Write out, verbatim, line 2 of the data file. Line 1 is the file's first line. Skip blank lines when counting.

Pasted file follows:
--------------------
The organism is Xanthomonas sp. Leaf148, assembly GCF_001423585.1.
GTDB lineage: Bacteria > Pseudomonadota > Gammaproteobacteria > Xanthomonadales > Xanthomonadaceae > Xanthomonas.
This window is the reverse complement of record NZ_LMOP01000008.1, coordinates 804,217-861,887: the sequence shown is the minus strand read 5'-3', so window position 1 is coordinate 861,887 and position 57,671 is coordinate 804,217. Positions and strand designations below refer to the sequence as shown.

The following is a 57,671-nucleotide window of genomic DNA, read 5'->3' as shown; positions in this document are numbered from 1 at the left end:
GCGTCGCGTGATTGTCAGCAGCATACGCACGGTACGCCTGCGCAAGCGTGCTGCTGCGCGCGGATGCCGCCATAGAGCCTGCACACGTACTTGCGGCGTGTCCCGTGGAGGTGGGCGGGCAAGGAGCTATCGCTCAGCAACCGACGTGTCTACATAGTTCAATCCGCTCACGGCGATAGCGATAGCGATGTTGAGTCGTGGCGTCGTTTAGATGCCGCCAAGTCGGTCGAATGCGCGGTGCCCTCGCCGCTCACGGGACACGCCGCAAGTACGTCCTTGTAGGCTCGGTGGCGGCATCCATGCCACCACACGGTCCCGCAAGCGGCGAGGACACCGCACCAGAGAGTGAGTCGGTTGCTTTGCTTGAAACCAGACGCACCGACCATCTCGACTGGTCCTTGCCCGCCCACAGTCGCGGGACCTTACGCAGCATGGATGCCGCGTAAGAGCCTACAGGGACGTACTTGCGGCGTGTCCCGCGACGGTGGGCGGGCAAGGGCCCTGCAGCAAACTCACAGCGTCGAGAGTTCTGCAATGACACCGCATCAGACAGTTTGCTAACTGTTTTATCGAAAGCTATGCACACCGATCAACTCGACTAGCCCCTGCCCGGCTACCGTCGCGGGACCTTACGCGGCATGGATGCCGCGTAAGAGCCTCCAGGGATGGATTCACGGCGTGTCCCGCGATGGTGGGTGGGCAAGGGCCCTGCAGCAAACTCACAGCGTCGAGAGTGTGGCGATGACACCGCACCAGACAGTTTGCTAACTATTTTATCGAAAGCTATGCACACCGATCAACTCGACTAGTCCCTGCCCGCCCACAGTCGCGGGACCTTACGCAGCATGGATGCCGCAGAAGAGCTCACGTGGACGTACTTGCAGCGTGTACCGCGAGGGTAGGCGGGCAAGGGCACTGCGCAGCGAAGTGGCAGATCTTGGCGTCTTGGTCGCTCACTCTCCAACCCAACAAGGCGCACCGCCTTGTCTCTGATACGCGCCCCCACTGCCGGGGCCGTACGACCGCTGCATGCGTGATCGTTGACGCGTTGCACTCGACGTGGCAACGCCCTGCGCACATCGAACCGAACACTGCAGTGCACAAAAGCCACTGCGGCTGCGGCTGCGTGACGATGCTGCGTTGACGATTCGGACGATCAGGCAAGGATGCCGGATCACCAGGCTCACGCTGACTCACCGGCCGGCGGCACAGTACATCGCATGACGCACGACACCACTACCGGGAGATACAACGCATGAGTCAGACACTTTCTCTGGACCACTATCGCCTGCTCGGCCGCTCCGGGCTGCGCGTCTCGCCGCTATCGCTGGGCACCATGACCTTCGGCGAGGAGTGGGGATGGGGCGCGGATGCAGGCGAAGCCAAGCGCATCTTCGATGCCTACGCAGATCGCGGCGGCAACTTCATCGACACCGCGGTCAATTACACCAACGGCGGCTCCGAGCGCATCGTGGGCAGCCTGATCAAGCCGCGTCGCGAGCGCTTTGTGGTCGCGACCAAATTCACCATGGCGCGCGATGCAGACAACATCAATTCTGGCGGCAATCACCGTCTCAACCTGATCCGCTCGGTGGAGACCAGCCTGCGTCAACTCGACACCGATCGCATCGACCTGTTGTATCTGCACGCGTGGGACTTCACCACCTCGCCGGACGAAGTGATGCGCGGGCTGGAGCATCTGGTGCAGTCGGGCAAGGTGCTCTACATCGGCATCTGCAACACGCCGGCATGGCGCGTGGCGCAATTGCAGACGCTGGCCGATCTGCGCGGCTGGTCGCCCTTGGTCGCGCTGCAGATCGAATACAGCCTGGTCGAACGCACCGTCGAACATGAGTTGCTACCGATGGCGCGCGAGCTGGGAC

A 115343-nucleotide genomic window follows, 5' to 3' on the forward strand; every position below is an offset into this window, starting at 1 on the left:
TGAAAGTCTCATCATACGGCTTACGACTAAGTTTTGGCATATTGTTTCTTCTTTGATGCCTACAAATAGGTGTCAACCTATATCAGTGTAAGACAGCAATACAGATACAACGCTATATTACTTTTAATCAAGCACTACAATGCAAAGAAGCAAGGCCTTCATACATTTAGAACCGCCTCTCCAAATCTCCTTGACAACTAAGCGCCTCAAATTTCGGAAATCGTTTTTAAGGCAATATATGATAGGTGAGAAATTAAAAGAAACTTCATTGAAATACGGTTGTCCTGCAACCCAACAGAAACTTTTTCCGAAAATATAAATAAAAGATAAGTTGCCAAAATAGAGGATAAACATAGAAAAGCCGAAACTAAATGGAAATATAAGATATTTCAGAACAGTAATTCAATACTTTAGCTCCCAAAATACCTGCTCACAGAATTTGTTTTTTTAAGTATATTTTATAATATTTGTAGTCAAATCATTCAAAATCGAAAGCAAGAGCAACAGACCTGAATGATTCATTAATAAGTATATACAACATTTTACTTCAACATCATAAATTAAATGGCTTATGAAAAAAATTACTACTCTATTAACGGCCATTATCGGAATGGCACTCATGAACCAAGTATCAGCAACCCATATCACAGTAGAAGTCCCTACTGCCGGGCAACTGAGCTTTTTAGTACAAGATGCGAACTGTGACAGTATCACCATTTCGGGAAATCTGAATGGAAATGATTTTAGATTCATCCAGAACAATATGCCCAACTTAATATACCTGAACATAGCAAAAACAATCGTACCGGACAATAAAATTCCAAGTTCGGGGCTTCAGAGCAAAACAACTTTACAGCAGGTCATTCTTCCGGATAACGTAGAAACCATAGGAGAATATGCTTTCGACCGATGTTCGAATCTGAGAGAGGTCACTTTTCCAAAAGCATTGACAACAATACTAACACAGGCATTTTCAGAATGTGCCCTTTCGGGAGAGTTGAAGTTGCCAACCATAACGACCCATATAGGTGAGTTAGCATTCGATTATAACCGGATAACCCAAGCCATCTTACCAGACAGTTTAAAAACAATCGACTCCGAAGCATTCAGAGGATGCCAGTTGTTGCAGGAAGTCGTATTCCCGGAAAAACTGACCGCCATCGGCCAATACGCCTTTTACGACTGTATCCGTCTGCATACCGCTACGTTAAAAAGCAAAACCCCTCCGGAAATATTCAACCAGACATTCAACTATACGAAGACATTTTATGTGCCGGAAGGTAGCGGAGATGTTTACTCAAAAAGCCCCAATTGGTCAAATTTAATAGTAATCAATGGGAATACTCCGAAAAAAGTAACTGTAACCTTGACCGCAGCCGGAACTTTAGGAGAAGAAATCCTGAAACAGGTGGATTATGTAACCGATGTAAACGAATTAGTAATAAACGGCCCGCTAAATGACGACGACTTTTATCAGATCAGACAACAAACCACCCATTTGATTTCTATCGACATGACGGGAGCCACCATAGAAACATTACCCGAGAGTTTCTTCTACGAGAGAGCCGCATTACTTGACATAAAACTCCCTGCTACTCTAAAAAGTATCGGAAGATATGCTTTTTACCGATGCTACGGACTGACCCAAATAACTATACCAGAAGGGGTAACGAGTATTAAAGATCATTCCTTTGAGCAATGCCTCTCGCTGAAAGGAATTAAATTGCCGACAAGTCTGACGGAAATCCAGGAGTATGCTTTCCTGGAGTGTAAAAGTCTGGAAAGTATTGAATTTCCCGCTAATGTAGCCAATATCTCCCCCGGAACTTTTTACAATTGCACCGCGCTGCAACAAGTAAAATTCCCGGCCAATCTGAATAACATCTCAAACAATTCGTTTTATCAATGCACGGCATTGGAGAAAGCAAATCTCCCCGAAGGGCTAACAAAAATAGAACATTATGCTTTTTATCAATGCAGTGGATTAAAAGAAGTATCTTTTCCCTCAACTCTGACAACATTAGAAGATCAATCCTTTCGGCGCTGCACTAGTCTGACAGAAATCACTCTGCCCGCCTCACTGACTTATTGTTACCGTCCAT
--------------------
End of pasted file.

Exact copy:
GTDB lineage: Bacteria > Pseudomonadota > Gammaproteobacteria > Xanthomonadales > Xanthomonadaceae > Xanthomonas.